Tuesday, November 28, 2017


MANIFESTO started off as an art installation of simultaneously broadcast short films that have now been turned into a feature by director Julian Rosefeldt.  They all star Cate Blanchett as different philosophers, articulating their key beliefs in a variety of costumes and guises.  The film starts with her as a tramp rambling through a rotten concrete landscape before transitioning to Cate as an equities trader with a thick Long Island accent. But what we realise is that each segment isn't quoting a particular philosopher but  a miso-mash - apparently all pulling together to make a certain point. So in the homeless scene, we're meant to be talking about Situationism and it quotes Fontana, John Reed, Nieuwenhuys, Rodchenko and Debord. In the trader scene, which is meant to refer to Futurism, we get a mash up of Marinetti, Severine, Appollinaire and Vertov. 

As we move from Cate as Punk (Creationism) to Cate as puppeteer (Surrealism) to Cate as Newsreader (Minimalism) I was struggling to understand what I was meant to get out of this film other than a deep respect for her talents at turning accents. The excerpts are sometimes iconic, sometimes resonate with contemporary politics, but a lot of the time are just superficial and abstract. This just isn't a film that coalesced to me, in any meaningful way, and I wonder if it had better have been experienced as art installation. 

MANIFESTO has a running time of 95 minutes. The film has played as art gallery installations and in many festivals. It was released in UK cinemas last week and is rated 15 for strong language. 


The writing/directing partners Dominique Abel and Fiona Gordon (THE FAIRY) return to our screens with another zany comedy with a social conscience - LOST IN PARIS. It stars Fiona as a Canadian librarian of geeky appearance and MR BEAN-like hapless physicality who goes to Paris to rescue her aunt, the majestic Emmanuelle Riva (AMOUR) who is being forced into an old-age home. The problem is that when she gets there, her aunt has gone missing.  At this point the fictional Fiona meets the equally nerdy, quirky Dom, a homeless Parisian who somehow finds enough money to dance the tango with her in an expensive riverboat restaurent and falls in love - only to find that he has a rival for Fiona's affections - a Canadian mountie!  

What I love about this film is that is does something relatively unique in modern cinema, but arguably the oldest of the cinematic arts - proper technically brilliant slapstick comedy in the best tradition of Keaton, Chaplin and Tati.  And just like those great films, it makes us laugh out loud at its silliness while also pulling at our emotions and genuinely moving us. Gordon and Abel are truly talented, and make movies of such unabashed joy they deserve to be better known. And if you thought that hackneyed park bench foot tapping dance scene in LA LA LAND was cute, check out Emmanuelle Riva and her fellow nursing home paramour in the most adorable dance scene I've scene in a long time. And that speaks to this film's social conscience - asking us about how we consign old people to a parking lot waiting for death, rather than acknowledge their same yearning for love, dance, magic!  This is a film not to be missed.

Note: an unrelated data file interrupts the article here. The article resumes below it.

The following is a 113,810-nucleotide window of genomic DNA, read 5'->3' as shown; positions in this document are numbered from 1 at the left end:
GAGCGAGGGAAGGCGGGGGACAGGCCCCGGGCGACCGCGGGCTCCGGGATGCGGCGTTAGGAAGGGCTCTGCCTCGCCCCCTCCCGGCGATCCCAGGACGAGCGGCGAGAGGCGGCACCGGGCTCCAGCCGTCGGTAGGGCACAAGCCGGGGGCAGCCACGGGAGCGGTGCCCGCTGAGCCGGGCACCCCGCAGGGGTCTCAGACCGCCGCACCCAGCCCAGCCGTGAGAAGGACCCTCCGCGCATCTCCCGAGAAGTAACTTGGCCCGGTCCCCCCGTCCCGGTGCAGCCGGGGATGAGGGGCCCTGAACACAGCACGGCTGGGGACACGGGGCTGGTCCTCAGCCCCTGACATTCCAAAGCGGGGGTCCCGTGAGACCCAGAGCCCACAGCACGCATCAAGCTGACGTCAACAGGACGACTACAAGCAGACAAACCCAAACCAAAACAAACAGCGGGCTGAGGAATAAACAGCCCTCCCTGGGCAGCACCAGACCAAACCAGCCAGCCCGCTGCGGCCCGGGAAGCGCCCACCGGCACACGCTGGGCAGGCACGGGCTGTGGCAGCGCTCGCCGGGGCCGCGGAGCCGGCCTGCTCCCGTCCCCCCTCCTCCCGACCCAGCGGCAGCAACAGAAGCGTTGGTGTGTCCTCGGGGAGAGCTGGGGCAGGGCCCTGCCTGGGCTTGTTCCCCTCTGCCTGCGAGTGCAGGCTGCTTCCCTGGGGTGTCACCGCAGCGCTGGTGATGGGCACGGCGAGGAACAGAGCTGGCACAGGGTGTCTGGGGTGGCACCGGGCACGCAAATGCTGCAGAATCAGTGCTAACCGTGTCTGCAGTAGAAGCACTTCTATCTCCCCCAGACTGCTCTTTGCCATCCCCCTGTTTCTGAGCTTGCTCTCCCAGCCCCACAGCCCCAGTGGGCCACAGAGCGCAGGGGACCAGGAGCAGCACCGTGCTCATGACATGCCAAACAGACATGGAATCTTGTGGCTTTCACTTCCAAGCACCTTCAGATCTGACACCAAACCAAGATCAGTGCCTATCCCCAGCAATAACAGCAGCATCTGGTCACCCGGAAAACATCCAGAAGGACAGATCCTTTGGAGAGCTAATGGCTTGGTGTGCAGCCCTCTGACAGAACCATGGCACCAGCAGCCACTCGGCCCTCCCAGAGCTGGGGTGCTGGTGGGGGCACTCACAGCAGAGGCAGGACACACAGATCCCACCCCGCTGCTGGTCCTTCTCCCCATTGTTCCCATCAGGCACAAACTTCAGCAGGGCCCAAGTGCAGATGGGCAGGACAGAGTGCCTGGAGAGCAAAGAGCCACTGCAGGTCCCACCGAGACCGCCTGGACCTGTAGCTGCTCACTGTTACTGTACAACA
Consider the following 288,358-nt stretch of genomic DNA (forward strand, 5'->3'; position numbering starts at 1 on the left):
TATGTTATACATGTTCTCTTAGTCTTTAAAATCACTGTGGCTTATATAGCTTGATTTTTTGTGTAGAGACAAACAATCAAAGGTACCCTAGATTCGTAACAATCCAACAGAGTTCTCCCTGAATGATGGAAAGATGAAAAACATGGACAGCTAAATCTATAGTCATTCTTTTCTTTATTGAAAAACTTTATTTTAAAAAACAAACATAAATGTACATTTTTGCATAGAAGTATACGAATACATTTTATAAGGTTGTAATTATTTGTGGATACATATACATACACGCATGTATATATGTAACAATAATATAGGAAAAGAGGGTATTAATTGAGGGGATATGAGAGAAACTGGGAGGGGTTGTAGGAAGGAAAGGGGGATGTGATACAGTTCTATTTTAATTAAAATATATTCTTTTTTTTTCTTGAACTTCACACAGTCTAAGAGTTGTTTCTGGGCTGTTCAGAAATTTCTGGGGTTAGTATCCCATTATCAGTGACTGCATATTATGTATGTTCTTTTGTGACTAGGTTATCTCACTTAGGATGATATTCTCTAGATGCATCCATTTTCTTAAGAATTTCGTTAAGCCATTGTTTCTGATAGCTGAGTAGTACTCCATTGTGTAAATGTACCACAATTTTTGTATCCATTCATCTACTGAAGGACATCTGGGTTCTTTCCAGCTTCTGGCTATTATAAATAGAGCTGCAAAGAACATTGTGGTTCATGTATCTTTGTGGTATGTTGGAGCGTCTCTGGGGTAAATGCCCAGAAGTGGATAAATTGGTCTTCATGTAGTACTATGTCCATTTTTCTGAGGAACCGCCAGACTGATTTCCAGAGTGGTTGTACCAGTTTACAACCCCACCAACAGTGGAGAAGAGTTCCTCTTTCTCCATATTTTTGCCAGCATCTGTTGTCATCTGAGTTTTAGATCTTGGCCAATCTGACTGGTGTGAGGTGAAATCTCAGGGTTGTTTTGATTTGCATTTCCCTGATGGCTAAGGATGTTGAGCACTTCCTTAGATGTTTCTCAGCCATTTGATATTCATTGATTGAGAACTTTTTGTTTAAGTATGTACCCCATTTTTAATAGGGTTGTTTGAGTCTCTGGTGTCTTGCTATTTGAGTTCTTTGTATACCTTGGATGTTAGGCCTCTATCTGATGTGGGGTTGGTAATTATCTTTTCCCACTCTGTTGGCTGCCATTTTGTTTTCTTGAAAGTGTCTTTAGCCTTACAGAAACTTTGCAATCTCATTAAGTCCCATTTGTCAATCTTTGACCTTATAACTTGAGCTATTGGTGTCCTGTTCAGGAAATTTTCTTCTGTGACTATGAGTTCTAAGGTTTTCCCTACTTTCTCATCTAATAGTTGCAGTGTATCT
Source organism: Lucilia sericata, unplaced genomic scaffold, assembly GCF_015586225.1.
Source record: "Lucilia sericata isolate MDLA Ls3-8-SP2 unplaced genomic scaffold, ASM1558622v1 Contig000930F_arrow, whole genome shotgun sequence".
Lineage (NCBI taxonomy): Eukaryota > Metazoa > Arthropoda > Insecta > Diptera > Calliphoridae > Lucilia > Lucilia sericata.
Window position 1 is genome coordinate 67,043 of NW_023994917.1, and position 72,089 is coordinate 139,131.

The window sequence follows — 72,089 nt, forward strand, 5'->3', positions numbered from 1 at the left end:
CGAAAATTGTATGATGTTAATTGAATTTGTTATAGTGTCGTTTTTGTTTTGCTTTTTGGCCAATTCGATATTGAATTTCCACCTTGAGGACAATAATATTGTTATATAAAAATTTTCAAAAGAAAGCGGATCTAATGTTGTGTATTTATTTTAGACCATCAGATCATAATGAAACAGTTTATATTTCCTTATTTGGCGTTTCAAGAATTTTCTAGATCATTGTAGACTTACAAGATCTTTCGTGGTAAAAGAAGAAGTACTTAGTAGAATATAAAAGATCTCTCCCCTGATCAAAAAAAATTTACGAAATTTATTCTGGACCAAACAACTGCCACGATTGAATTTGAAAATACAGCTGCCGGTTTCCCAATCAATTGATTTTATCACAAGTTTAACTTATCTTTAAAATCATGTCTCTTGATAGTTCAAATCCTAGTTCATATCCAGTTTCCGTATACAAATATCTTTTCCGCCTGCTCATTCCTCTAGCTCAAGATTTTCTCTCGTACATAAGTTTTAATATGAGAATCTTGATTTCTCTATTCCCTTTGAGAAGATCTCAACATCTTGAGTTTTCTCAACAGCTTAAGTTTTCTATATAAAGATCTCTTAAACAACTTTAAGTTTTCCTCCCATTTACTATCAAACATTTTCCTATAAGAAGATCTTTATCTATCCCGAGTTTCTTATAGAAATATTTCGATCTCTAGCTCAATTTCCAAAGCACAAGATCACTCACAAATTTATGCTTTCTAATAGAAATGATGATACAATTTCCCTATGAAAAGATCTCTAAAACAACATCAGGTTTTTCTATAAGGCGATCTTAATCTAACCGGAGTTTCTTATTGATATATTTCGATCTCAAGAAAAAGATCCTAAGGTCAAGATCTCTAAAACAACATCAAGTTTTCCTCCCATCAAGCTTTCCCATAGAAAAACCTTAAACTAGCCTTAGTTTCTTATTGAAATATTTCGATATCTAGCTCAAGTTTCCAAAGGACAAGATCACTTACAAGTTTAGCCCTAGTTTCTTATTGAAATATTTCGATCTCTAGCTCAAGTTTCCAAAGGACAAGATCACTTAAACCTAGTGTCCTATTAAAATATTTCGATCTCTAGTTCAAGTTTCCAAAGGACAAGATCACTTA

LOST IN PARIS has a running time of 83 minutes and is rated 12A for infrequent strong language and moderate sex references.  The film played Telluride and the BFI London Film Festival 2016. It was released earlier this year in France, Estonia, Belgium, Lithuania, Switzerland, Hungary, Argentina, South Korea, Sweden, the USA, Brazil, Japan, Poland, Germany, Bulgaria, Uruguay and Mexico. It's currently on release in the UK and Ireland in cinemas and on streaming services. 


TROPHY is a meticulously edited, beautifully shot, and most of all provocative documentary about the ethics of big game hunting and its interaction with rare species conservation.  Its directors - Christina Clusiau and Shaul Shwarz (AIDA'S SECRETS) - are on the record as saying that they began making the doc to pretty much indict the commercial hunting industry, and there's certainly plenty of explicit, unpalatable and indeed disgusting footage of rich white men paying large sums of money to shoot (NOT track and hunt) game at point blank range and then take crass selfies.  One of them even cites the Bible as sanctioning such savage activity, which will be like a red rag to a bull to any liberals watching.  But the film is careful to balance this with the equally dogmatic and arguably naive opposing views of anti-hunting activists who quite earnestly and rightly want to save lions like Cecil, but have no concept of the complexity of policy making and unintended consequences in Africa.  There is no possibility of a utopian solution - compromises and second best options are the only viable way forward.